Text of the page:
Tying technology to customer needs

By Lindsay Lorenz
PBN Researcher

In 2007, Martin King started project-management-services firm Gurnet Consulting from his kitchen table. More

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Tying technology to customer needs

OPPORTUNITY KNOCKS: The recession presented opportunity for the then-fledgling Gurnet Consulting, which gained momentum in 2008 and 2009. Pictured above are Thomas Streicher, left, company enterprise-operations head, and Martin King, founder and CEO.

By Lindsay Lorenz
PBN Researcher

Posted 4/1/13

In 2007, Martin King started project-management-services firm Gurnet Consulting from his kitchen table.

He had recently left a steady, full-time job to go out on his own and rebrand his former IT-service company, Gurnet Group, into a business that focused on the consulting and strategy aspects of technology services.

And then the economy imploded.

King soon found himself at the helm of a business focused on project management in a time when project budgets were being slashed.

“Call me in two years,” potential large-market clients told him. Their project portfolios had decreased and, internally, they already had more project managers than projects to manage.

So, King started to reach out to some midmarket contacts. These companies told him that they had some projects that were currently underperforming. Could he help?

“That’s where the rubber really hit the road for us, in that new market, and that high-touch relationship and referral business,” King said. “We really got some great traction through 2008 and 2009.”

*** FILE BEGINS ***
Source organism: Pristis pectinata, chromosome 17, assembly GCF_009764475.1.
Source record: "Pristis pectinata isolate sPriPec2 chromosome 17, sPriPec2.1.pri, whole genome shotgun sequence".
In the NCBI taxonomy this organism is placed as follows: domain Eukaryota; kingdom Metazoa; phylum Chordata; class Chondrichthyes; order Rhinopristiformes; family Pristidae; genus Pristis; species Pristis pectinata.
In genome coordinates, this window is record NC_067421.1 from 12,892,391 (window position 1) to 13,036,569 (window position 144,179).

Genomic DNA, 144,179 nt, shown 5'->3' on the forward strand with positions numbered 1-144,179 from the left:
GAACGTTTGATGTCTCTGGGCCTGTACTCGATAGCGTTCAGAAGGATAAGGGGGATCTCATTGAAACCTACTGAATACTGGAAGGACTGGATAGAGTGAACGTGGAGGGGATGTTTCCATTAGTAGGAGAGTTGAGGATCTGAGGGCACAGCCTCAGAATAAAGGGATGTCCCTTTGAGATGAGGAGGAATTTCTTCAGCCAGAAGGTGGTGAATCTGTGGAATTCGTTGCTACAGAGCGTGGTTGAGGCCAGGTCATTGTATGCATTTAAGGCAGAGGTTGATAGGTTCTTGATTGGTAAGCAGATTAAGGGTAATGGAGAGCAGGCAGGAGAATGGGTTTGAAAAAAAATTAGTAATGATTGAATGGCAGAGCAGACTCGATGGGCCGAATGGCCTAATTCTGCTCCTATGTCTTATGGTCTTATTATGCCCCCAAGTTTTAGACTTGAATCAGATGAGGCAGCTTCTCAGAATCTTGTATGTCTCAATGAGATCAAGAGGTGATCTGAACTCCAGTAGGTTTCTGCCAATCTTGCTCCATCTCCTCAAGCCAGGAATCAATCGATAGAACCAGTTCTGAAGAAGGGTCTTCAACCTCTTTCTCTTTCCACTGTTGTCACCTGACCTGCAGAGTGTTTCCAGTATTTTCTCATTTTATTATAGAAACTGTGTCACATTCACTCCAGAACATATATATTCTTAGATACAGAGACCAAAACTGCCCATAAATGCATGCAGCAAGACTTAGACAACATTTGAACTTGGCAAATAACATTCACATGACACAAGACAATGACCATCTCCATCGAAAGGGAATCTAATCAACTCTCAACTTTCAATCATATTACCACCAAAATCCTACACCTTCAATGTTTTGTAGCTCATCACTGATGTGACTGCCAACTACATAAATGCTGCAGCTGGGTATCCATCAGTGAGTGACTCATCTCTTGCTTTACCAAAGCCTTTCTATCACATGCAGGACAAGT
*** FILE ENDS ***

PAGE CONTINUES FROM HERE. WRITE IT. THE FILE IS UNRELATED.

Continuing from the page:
And since then, most of his business has come from referrals. The company has been able to deliver with close to a 98 percent success rate, he says.

“It’s been a heck of a ride, and it’s been a lot of fun,” King said. “What really gets me excited is not only the great work we’re doing for our clients, but it’s how were building the business [and] really breaking down traditional barriers for the use of technologies … and social media tools.”

When King first explored starting Gurnet Consulting several years ago, he thought about a study that had been done in the early 2000s, which found that more than half of all IT projects either fail completely or fail to meet original expectations.

“That’s not a good track record,” he said.

New devices and products can sometimes make it easy to gloss over functional considerations, such as the impact to the organization once it’s in place, the resources and organization resources needed for implementation, and the right project management, software development or service-delivery methodologies.

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